I am very pleased to have discovered David McDonald as an author. After reading his book (Enlightment), I was intrigued by his method of writing about the life of a sergeant stationed in Kandahar, Afghanistan. While browsing through his other publications, I came across the poetry eBook I am currently reviewing, and wanted to give it a try.
I studied classic and contemporary poetry in university, English, South-African, as well as (translated) Japanese Zen poetry in the form of Haiku. My knowledge of poetry is quite good, and I always enjoy reading poetry by unknown authors. This eBook was such a publication from a new author, and he has done a great job.
For me, poetry is about describing surroundings, exploring and analysing emotions and habits, as well as an opportunity to vent about everyday greatnesses and disasters. And I believe poetry is a perfect non-violent and non-physical method for a soldier to express anger, frustrations, as well as hope, and love.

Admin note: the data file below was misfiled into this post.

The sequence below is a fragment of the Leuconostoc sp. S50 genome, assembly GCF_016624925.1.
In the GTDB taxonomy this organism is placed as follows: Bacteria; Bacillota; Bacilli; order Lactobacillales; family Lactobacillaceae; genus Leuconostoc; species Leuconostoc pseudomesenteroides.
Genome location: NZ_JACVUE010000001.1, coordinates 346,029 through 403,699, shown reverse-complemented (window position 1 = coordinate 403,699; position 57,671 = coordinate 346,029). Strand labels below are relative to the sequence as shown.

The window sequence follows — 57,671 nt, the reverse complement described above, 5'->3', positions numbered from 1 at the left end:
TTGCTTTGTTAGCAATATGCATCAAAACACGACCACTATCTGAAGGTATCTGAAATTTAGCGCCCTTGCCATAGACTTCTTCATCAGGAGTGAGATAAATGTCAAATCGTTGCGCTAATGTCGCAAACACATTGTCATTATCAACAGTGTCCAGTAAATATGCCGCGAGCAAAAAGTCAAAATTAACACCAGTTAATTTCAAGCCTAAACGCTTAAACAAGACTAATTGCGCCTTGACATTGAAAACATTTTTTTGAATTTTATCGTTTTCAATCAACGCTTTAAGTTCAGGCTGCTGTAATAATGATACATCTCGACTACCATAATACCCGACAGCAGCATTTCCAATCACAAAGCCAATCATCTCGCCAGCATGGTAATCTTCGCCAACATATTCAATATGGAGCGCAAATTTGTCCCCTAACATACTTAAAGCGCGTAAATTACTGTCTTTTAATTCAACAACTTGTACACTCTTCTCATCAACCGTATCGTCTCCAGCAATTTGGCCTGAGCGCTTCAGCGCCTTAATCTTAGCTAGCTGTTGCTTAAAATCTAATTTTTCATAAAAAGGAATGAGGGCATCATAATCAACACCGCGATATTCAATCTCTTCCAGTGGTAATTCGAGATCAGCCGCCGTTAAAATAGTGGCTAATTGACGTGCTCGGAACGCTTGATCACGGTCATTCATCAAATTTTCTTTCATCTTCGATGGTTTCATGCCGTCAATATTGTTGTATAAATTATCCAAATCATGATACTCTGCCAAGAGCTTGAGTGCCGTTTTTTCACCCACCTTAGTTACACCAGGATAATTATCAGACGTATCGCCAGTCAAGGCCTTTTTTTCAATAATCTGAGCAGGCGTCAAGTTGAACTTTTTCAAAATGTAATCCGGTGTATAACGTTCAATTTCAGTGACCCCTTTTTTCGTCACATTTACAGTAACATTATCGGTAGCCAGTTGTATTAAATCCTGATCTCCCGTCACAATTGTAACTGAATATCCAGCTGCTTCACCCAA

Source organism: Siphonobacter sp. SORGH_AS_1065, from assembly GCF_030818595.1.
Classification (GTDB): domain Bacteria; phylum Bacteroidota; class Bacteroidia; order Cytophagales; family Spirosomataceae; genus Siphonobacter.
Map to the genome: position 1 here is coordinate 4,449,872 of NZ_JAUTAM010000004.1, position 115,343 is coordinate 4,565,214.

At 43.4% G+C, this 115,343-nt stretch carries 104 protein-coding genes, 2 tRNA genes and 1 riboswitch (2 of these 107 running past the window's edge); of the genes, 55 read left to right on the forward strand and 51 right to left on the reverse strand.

In the foreword, the author writes: “This is the first of two books which deal with the one thing the Military can’t train, THE HEART, and the emotions a Soldier may encounter.” From psychology perspective, we can train how we think about events and therefore change habits, as those thoughts and habits are shaped in the prefrontal cortex. Emotions, anxiety, fear, as well as comfort are regulated in different parts of the brain that we are not able to control, other than by overriding those through reasoning in the neo-cortex. But when a person cannot rationally detach, the core brain functions take over, which could result in trauma, disparity, or a complete shut-down (shock). And that is why we cannot train our “heart” as those inner beliefs and core feeling interpretations cannot be ignored, overridden, or lost focus of. That is what is written in these poems.